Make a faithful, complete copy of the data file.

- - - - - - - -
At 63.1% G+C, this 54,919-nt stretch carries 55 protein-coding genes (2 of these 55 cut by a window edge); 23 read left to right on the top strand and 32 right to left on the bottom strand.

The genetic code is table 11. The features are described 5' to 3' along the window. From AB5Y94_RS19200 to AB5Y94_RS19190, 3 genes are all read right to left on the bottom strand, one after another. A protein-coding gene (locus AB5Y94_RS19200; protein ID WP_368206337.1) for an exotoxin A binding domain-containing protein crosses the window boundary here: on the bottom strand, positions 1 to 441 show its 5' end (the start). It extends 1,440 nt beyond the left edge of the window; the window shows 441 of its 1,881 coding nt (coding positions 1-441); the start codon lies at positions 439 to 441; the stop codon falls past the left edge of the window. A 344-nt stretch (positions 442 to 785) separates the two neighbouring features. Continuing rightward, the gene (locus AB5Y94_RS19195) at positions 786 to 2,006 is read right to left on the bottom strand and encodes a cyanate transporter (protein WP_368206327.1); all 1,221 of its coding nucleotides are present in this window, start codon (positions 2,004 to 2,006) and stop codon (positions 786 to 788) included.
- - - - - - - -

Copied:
At 63.1% G+C, this 54,919-nt stretch carries 55 protein-coding genes (2 of these 55 cut by a window edge); 23 read left to right on the top strand and 32 right to left on the bottom strand.

The genetic code is table 11. The features are described 5' to 3' along the window. From AB5Y94_RS19200 to AB5Y94_RS19190, 3 genes are all read right to left on the bottom strand, one after another. A protein-coding gene (locus AB5Y94_RS19200; protein ID WP_368206337.1) for an exotoxin A binding domain-containing protein crosses the window boundary here: on the bottom strand, positions 1 to 441 show its 5' end (the start). It extends 1,440 nt beyond the left edge of the window; the window shows 441 of its 1,881 coding nt (coding positions 1-441); the start codon lies at positions 439 to 441; the stop codon falls past the left edge of the window. A 344-nt stretch (positions 442 to 785) separates the two neighbouring features. Continuing rightward, the gene (locus AB5Y94_RS19195) at positions 786 to 2,006 is read right to left on the bottom strand and encodes a cyanate transporter (protein WP_368206327.1); all 1,221 of its coding nucleotides are present in this window, start codon (positions 2,004 to 2,006) and stop codon (positions 786 to 788) included.